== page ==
FrontPage for Mac

Category: Internet
Version: 1.0d
Download Size: 17.9 MB
License: Free to try
Release Date: November 1, 1997
Last Updated: November 3, 2019
System requirements: Mac OS X 10.0 / 10.5

Microsoft’s long-awaited Web authoring suite is a colossal disappointment. Despite admirable site-management tools and strong support for the latest Web technologies, FrontPage 1.0 is bloated, cumbersome, and poorly integrated with other programs.

It’s too bad FrontPage’s editing tools aren’t more streamlined, because its site-based approach to Web authoring is otherwise outstanding. Unlike simpler Web authoring programs such as Adobe Page Mill, FrontPage treats your site as a single entity. FrontPage Explorer–one of the program’s two main components–gives you an overview of your site, displaying pages and the links between them hierarchically. Explorer lets you search and replace across your site and maintain a list of pages to be completed, then publish your site via FTP.

FrontPage Mac

The suite’s other main component, FrontPage Editor, is a WYSIWYG page-editing environment that borrows heavily from Microsoft Word’s overblown interface–and it’s here that FrontPage falls down on the job. Although Microsoft touts FrontPage as closely integrated with Microsoft Office, Editor’s integration with those programs is appalling. For example, FrontPage doesn’t recognize Word documents when you use the Open command; you have to change the file type in the dialog box to All Files, then step through another confusing dialog box. In contrast, PageMill opens Word files cleanly, no questions asked.

The program’s drag-and-drop support is also weak. You can’t drag images or text into or out of FrontPage, nor can you drop file icons onto a page to create links to other documents as you can in Page Mill. And setting up frames in FrontPage is needlessly complex, despite a wizard that steps you through the process.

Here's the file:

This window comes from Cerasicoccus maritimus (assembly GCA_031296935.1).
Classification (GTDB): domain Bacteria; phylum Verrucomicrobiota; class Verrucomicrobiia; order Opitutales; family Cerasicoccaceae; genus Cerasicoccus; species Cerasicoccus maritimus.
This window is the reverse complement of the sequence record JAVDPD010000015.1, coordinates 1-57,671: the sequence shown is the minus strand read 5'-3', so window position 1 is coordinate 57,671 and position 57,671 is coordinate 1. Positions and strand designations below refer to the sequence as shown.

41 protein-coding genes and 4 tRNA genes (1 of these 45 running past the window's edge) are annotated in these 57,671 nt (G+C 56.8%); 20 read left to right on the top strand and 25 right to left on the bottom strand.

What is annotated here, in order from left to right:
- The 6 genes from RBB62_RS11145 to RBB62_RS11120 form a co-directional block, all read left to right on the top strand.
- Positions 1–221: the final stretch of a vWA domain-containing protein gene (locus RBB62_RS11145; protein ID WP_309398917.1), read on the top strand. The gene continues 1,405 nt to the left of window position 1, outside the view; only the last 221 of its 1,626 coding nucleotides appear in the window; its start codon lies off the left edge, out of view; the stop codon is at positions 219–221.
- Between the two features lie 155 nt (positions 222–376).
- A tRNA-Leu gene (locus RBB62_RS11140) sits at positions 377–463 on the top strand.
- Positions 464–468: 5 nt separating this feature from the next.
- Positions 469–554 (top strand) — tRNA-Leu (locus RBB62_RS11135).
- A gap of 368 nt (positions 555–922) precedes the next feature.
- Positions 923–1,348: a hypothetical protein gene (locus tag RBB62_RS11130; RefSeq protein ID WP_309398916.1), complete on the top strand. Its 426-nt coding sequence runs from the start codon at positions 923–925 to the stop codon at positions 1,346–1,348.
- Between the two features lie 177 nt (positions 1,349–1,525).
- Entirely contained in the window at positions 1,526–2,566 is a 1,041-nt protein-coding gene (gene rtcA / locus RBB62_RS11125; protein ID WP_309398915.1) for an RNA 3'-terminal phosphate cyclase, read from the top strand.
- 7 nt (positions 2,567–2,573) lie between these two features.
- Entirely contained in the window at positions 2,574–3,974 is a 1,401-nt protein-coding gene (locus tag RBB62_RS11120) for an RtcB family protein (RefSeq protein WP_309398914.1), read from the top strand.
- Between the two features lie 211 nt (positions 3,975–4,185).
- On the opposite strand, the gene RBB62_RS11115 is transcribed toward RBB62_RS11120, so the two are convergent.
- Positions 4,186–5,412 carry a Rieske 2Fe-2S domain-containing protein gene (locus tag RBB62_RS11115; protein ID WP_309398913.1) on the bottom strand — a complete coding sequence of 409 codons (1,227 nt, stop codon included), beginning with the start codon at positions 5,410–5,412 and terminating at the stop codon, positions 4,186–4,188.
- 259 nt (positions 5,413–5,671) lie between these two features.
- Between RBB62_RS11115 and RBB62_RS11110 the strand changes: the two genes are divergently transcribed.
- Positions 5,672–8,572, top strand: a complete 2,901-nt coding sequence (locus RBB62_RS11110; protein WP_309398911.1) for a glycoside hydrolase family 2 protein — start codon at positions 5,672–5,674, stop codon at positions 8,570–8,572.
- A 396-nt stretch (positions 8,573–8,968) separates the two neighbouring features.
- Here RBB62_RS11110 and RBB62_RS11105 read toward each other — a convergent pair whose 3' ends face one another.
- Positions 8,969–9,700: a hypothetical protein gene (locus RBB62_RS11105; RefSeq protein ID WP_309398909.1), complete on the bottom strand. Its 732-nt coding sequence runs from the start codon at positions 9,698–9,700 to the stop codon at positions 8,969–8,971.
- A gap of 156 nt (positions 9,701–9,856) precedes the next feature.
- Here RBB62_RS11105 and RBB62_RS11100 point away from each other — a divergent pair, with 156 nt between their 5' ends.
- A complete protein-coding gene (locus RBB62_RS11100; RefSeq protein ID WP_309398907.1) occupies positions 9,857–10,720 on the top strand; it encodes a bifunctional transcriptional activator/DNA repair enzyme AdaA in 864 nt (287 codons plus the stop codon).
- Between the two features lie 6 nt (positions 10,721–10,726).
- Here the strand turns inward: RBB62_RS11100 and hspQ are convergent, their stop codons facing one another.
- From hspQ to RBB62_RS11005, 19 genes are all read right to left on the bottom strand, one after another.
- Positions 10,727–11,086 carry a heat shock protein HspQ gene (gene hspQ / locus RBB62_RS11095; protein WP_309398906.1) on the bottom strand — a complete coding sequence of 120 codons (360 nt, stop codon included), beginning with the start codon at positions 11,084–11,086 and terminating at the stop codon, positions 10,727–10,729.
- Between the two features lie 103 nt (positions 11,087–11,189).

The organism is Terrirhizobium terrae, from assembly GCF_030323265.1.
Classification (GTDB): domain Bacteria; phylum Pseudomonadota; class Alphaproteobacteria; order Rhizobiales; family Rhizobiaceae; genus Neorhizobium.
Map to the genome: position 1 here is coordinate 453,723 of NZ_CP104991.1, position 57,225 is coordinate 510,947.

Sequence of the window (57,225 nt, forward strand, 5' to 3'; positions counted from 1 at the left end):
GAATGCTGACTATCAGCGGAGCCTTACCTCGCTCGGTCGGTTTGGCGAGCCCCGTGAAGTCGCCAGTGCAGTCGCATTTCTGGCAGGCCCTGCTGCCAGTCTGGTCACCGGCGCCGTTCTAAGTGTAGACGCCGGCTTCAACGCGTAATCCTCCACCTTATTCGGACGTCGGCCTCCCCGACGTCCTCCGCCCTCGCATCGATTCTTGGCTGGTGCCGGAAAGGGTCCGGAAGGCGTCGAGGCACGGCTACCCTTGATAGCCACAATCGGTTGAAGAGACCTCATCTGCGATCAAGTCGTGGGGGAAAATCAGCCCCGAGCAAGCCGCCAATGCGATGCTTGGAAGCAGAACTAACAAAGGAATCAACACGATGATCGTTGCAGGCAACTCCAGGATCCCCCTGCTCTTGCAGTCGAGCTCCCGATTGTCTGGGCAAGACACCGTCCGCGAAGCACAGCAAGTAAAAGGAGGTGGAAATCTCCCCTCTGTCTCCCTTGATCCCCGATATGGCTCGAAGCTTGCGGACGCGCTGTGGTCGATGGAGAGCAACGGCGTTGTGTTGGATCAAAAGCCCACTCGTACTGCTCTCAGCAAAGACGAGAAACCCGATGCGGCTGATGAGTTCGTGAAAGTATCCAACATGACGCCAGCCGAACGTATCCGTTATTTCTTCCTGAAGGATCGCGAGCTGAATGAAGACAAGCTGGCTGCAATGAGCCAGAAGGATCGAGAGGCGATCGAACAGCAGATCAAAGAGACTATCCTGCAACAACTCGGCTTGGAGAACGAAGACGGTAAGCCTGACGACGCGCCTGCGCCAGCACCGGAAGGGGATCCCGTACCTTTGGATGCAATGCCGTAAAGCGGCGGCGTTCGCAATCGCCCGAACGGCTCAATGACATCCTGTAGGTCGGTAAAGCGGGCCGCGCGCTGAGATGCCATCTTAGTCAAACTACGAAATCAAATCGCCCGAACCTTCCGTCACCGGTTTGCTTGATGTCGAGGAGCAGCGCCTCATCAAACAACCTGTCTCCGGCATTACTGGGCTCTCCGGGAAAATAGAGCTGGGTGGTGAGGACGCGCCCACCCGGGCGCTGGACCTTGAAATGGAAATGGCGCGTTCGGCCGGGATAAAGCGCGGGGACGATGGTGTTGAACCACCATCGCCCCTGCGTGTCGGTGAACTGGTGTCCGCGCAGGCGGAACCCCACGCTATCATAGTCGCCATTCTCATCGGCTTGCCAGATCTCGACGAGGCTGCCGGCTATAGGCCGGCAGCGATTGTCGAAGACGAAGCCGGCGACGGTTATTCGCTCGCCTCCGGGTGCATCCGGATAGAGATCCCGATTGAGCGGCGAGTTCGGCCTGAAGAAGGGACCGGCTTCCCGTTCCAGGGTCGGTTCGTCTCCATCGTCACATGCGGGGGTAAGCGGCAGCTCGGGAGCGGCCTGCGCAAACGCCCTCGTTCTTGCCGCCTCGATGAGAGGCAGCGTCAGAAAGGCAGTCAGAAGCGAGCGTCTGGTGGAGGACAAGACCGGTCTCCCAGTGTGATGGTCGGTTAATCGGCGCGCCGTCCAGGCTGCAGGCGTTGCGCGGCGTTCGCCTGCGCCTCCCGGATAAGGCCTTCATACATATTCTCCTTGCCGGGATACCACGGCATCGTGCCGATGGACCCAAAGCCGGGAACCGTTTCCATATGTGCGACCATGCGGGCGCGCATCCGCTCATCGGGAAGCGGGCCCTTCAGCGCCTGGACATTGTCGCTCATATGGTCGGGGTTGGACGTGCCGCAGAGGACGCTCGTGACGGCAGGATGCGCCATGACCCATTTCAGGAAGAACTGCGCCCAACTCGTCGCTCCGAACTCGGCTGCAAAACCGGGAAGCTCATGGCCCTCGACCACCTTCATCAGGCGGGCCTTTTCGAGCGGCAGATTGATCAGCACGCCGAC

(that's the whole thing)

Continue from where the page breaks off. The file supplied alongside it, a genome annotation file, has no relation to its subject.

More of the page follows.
FrontPage Editor’s basic formatting tools, on the other hand, are simple and word processor-like, as are its table-formatting controls. When you enter a string of text that FrontPage recognizes as a URL or e-mail address, the pro-gram automatically turns it into an active link. It converts images to GIFs and JPEGs automatically and includes simple tools for creating image maps. Tool bars make it easy to add sounds, movies, ActiveX controls, JavaScript, and Java. Other buttons give you access to FrontPage’s Web Bots–dynamic objects that add tables of contents, sitewide text searching, forms handling, and other features to your site (though the more powerful Web Bots require a Windows NT or Unix Web server running FrontPage extensions).

FrontPage lets you view and edit the HTML code behind your pages, but the tools for doing so are minimal. You can’t drag and drop text in the HTML window, for example, and you have no control over the fonts and colors used to display the code. You can’t even copy selected text within the window.

Requiring 30MB of hard-disk space and at least 13MB of free RAM, FrontPage is huge and sluggish. For acceptable performance, you need a Power Mac running at 100MHz or higher.

PROS: Good site-management and formatting tools; automatically activates embedded URLs.
CONS: Slow, bloated interface; poor integration with other programs; weak drag-and-drop support; unintuitive frames setup.

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